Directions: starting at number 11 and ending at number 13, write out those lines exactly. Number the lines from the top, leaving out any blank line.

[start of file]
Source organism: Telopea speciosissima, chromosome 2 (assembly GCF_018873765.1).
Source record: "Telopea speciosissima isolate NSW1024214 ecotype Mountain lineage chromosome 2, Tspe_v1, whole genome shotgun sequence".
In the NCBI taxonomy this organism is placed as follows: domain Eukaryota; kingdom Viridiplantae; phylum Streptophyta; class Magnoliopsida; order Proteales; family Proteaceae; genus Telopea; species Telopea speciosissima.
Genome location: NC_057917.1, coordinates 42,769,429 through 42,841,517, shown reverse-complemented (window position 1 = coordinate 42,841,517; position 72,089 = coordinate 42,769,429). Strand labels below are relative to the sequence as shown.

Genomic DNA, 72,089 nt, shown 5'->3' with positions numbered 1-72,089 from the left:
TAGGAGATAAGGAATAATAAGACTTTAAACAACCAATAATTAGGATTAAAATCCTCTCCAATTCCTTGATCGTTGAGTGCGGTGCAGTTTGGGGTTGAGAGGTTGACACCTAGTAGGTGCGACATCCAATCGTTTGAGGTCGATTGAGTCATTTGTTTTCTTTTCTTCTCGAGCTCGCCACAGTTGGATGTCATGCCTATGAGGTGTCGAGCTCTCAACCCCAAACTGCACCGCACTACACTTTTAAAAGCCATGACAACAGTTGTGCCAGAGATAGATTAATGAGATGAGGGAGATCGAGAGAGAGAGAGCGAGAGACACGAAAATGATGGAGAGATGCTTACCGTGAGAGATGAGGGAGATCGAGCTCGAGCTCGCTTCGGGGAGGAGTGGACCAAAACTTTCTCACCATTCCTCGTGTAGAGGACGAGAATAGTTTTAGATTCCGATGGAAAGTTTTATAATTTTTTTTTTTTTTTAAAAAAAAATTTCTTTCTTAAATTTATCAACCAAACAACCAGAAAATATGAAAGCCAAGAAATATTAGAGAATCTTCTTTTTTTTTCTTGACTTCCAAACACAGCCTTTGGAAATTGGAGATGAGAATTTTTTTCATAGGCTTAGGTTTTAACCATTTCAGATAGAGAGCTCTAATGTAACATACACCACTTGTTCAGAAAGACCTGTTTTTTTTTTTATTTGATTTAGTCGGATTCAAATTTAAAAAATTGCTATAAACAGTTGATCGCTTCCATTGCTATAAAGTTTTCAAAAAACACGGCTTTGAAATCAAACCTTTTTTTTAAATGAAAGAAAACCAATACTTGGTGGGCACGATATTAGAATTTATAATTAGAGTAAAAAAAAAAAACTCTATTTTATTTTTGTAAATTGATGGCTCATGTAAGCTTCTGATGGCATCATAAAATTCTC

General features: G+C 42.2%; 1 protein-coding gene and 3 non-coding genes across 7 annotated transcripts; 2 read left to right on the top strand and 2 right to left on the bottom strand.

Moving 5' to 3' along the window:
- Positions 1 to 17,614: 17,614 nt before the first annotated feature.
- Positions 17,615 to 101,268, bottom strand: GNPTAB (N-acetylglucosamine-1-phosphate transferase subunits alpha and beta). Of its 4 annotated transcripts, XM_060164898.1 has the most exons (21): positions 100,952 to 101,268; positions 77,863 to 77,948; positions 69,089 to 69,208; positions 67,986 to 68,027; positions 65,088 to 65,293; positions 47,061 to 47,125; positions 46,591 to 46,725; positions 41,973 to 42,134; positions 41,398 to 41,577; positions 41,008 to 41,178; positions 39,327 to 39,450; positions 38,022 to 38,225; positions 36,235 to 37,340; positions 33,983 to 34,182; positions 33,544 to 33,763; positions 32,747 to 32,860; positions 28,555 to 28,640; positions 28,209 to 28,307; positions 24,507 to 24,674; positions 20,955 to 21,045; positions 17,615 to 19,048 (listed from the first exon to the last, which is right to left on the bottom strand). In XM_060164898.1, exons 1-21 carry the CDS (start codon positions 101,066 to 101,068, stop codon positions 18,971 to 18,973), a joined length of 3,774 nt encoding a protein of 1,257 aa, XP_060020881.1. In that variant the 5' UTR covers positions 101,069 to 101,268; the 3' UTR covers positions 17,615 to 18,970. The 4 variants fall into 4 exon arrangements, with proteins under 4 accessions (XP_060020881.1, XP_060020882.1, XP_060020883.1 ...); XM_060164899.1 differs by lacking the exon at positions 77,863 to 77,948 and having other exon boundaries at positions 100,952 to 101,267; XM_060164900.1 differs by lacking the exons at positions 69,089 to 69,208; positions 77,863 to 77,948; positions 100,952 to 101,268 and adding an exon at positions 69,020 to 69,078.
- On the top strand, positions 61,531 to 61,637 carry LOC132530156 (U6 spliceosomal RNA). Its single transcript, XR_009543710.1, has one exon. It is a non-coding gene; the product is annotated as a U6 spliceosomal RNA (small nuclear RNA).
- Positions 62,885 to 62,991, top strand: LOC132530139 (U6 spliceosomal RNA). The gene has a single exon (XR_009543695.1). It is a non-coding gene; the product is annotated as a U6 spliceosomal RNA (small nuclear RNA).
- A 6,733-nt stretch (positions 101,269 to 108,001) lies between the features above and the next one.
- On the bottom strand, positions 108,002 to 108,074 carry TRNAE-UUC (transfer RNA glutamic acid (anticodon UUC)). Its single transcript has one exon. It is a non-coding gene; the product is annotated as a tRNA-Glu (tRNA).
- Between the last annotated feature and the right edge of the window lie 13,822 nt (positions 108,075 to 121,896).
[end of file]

- On the top strand, positions 61,531 to 61,637 carry LOC132530156 (U6 spliceosomal RNA). Its single transcript, XR_009543710.1, has one exon. It is a non-coding gene; the product is annotated as a U6 spliceosomal RNA (small nuclear RNA).
- Positions 62,885 to 62,991, top strand: LOC132530139 (U6 spliceosomal RNA). The gene has a single exon (XR_009543695.1). It is a non-coding gene; the product is annotated as a U6 spliceosomal RNA (small nuclear RNA).
- A 6,733-nt stretch (positions 101,269 to 108,001) lies between the features above and the next one.